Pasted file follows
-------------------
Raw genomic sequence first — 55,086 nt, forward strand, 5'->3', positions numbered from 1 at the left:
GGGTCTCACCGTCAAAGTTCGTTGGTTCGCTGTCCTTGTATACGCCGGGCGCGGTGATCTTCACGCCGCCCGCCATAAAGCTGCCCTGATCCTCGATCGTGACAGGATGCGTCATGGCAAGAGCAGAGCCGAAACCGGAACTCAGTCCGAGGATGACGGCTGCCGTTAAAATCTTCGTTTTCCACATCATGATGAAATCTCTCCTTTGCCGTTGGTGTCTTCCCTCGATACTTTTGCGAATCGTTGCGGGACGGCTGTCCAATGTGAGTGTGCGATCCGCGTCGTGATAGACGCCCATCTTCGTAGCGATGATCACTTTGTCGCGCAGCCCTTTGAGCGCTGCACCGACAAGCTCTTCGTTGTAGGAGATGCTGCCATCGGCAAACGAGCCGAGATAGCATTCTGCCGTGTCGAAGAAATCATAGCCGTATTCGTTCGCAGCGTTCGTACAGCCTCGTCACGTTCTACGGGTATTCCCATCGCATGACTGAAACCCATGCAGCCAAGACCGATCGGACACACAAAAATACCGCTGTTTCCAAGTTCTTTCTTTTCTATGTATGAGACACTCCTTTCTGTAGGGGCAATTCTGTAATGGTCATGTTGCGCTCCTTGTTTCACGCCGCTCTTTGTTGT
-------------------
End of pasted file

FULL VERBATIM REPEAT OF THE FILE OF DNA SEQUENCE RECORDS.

Raw genomic sequence first — 55,086 nt, forward strand, 5'->3', positions numbered from 1 at the left:
GGGTCTCACCGTCAAAGTTCGTTGGTTCGCTGTCCTTGTATACGCCGGGCGCGGTGATCTTCACGCCGCCCGCCATAAAGCTGCCCTGATCCTCGATCGTGACAGGATGCGTCATGGCAAGAGCAGAGCCGAAACCGGAACTCAGTCCGAGGATGACGGCTGCCGTTAAAATCTTCGTTTTCCACATCATGATGAAATCTCTCCTTTGCCGTTGGTGTCTTCCCTCGATACTTTTGCGAATCGTTGCGGGACGGCTGTCCAATGTGAGTGTGCGATCCGCGTCGTGATAGACGCCCATCTTCGTAGCGATGATCACTTTGTCGCGCAGCCCTTTGAGCGCTGCACCGACAAGCTCTTCGTTGTAGGAGATGCTGCCATCGGCAAACGAGCCGAGATAGCATTCTGCCGTGTCGAAGAAATCATAGCCGTATTCGTTCGCAGCGTTCGTACAGCCTCGTCACGTTCTACGGGTATTCCCATCGCATGACTGAAACCCATGCAGCCAAGACCGATCGGACACACAAAAATACCGCTGTTTCCAAGTTCTTTCTTTTCTATGTATGAGACACTCCTTTCTGTAGGGGCAATTCTGTAATGGTCATGTTGCGCTCCTTGTTTCACGCCGCTCTTTGTTGT